Understanding Self-Defense and Defense of Patients

When engaging in medical evacuation operations, medical personnel are entitled to defend themselves and their patients.  They are only permitted to use small arms.

The mounting of offensive weapons on dedicated medical evacuation vehicles and aircraft jeopardizes the protections afforded by the Geneva Conventions.  These offensive weapons can include, but are not limited to:

(1)        Machine guns

(2)        Grenade launchers

(3)        Hand grenades

(4)        Light antitank weapons

 

Medical personnel are only permitted to fire in their personal defense and for the protection of the wounded and sick in their charge against marauders and other persons violating the law of war

 

Treating and Guarding Enemy Prisoners of War

Care and treatment of Enemy Prisoners of War

(1)        The standard of care for EPW's is the same as for U.S. forces IAW the Geneva Convention

(2)        The standard of evacuation for EPW's is the same as for U.S. forces IAW the Geneva Convention

(3)        Sick, injured, or wounded EPWs are treated and evacuated through normal medical channels, but are physically segregated from US, allied, or coalition patients

(4)        Practice the five S's when dealing with wounded EPW's

(a)        Search, for weapons and documents. Report findings

(b)        Segregate into groups of Enlisted, NonCommissioned Officers, and Officers

(c)        Silence, keep em quiet

(d)        Safeguard, protect them

(e)        Speed to the rear, The EPW patient is evacuated from the Combat Zone as soon as his medical condition permits

 

(f)                 Inform Higher headquarters of the situation

 

Personnel resources to guard EPW patients are provided by the echelon commander.  Medical personnel do not guard EPW patients

 

Compliance with the Geneva Conventions

The US is a party to and signatory of the Geneva Conventions.  These Conventions afford protection for medical personnel, facilities, and evacuation platforms (to include aircraft on the ground)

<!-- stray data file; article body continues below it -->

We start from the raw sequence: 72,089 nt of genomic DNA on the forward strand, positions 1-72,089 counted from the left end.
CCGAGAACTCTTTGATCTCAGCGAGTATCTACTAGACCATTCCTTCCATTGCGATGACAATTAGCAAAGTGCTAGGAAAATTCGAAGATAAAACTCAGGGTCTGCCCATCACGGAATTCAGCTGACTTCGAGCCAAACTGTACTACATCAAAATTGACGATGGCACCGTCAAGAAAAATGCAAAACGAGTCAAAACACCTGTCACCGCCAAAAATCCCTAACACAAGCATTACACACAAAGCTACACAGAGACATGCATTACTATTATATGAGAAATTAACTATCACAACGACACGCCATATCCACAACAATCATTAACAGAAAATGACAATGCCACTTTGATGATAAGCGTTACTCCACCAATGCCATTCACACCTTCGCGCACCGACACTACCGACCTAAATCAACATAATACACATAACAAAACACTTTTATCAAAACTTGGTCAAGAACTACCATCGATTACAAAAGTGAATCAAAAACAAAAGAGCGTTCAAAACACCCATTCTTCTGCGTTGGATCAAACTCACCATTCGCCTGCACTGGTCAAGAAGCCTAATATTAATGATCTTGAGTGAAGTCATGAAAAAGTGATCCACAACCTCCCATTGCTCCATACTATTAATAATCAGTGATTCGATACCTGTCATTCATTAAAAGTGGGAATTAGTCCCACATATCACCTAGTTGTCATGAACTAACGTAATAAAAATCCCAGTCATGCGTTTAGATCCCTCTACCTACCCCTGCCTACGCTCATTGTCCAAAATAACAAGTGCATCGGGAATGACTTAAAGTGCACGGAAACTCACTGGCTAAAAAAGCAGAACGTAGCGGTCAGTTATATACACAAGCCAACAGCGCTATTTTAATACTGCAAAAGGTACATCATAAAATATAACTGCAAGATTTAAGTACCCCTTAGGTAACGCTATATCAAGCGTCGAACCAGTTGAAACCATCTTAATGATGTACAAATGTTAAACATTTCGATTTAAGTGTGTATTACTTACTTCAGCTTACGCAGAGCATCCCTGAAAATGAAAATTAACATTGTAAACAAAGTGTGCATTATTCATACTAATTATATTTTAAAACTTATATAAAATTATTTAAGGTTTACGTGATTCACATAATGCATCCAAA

Violation of these Conventions can result in the loss of protection afforded by them

Medical personnel (Medical Platoon Leader's, Platoon Sergeant's, Senior Line Medic's) should inform the tactical commander of the consequences of violating the provisions of these conventions.  The consequences can include the following:

(1)        Medical evacuation assets subjected to attack and destruction by the enemy

(2)        Combat health support capability degraded

(3)        Captured medical personnel becoming prisoners of war rather than retained persons  They may not be permitted to treat fellow prisoners

(4)        Loss of protected status for medical unit, personnel, or evacuation platforms (to include aircraft on the ground)

Even the perception of impropriety can be detrimental to the mission and US interests.  Combat Health Support commanders must ensure that they do not give the impression of impropriety in the conduct of medical evacuation operations

 

SUMMARY

It is essential that you know the rights and duties set forth in the Conventions are part of the supreme law of the land.  The United States is obligated to adhere to these obligations even when an opponent does not.  It is a DOD and Army policy to conduct operations in a manner consistent with these obligations.